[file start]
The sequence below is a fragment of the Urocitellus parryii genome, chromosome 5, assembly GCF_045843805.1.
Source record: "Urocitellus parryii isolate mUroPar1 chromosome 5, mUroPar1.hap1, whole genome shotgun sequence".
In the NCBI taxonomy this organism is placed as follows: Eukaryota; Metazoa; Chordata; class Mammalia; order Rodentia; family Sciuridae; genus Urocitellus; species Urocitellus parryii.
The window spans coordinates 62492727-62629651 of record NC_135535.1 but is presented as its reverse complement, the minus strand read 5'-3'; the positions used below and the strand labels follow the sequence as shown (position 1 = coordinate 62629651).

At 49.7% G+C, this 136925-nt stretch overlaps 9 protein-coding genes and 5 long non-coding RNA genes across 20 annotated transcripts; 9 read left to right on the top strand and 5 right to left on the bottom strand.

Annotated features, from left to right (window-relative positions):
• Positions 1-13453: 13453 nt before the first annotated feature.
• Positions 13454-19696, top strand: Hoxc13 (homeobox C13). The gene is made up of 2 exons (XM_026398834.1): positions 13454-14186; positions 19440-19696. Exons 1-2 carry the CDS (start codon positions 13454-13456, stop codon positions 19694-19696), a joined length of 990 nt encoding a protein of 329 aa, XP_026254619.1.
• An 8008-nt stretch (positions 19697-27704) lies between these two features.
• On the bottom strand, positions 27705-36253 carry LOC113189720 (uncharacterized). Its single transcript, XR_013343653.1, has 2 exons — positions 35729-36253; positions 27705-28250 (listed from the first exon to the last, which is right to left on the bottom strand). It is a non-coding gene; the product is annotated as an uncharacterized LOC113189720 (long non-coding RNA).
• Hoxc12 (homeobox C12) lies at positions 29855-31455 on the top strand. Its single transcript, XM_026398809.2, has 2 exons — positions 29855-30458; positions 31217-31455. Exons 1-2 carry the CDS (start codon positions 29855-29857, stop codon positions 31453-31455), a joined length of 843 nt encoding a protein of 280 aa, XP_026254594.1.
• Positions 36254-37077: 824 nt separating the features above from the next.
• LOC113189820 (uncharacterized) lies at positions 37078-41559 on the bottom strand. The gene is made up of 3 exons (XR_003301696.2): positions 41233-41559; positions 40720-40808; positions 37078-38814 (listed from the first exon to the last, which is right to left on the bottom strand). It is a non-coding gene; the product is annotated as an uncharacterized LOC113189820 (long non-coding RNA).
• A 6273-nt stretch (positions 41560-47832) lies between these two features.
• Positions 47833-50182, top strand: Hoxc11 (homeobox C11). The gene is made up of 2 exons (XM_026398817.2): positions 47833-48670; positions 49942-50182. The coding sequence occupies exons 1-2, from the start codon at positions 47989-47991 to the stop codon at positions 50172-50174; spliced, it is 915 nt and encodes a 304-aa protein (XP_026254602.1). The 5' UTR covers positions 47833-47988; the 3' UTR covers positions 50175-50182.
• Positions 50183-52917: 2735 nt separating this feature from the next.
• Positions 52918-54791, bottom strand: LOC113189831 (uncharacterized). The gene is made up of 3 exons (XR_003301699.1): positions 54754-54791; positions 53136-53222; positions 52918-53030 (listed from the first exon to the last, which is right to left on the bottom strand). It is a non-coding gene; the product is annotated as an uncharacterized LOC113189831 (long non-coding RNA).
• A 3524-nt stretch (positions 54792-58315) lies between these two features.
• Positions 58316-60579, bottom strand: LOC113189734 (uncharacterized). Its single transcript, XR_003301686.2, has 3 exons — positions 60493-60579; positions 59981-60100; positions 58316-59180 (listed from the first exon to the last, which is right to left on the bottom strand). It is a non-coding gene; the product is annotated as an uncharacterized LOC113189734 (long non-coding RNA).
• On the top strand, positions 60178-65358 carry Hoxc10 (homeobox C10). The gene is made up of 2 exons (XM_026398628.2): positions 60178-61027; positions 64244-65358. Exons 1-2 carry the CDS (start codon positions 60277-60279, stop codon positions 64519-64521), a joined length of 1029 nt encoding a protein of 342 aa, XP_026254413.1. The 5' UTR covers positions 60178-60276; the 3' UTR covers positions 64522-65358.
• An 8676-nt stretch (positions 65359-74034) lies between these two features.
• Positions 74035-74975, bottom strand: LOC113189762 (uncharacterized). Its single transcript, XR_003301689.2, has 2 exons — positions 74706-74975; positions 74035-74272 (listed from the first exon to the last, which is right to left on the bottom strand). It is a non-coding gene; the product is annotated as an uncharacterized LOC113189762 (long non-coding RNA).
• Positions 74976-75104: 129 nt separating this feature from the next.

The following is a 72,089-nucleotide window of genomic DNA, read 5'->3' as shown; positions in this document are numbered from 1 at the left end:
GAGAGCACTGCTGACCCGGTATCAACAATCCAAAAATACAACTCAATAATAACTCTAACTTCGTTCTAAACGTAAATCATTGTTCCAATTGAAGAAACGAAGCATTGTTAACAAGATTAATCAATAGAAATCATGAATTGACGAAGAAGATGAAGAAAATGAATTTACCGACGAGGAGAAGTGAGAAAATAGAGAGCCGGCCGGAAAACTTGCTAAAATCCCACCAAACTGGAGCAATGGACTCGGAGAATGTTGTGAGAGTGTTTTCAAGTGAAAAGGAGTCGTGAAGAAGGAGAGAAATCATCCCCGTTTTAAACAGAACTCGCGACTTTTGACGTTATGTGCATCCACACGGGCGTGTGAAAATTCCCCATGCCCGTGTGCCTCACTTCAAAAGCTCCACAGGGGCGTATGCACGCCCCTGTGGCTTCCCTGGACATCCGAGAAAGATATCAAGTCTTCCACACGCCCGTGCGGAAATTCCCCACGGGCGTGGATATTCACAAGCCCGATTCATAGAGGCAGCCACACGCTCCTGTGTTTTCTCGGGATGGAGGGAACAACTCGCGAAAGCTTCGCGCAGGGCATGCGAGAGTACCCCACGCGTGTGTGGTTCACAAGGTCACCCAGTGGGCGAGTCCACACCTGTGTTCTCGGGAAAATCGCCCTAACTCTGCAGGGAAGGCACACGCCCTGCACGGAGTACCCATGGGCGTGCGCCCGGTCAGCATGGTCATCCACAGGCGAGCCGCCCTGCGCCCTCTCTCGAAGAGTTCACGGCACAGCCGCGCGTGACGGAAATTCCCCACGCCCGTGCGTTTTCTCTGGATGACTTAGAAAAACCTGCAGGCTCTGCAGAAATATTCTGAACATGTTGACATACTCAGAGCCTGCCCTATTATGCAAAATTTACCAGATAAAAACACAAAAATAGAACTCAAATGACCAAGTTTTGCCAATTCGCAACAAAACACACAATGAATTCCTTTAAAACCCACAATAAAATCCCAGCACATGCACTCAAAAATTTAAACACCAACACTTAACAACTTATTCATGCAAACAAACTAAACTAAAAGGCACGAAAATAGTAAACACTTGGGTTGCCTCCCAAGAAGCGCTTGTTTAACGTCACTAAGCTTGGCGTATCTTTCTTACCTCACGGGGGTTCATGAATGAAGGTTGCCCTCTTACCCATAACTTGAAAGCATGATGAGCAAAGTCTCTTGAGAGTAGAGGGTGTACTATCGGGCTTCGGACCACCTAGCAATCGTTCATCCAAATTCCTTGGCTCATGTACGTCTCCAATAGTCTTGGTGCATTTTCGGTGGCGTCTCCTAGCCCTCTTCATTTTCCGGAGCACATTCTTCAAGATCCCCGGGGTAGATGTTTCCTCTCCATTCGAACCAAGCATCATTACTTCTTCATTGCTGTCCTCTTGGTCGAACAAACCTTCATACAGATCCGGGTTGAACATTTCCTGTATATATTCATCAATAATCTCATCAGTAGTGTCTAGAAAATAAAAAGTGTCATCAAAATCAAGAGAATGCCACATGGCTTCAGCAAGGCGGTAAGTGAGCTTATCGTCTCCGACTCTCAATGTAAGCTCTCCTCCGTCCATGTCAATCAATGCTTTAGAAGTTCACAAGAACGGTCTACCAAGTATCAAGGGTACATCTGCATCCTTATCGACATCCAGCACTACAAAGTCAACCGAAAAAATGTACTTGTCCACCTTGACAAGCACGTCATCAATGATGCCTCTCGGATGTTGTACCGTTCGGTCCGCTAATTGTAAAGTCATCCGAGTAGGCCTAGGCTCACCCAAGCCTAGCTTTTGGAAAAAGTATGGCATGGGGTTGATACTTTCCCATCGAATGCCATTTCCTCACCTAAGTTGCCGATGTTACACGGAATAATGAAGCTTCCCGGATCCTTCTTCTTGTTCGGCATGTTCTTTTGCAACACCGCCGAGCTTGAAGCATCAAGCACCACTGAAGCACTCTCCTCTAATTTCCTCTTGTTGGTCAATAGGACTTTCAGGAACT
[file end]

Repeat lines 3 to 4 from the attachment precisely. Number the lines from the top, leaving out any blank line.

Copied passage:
In the NCBI taxonomy this organism is placed as follows: Eukaryota; Metazoa; Chordata; class Mammalia; order Rodentia; family Sciuridae; genus Urocitellus; species Urocitellus parryii.
The window spans coordinates 62492727-62629651 of record NC_135535.1 but is presented as its reverse complement, the minus strand read 5'-3'; the positions used below and the strand labels follow the sequence as shown (position 1 = coordinate 62629651).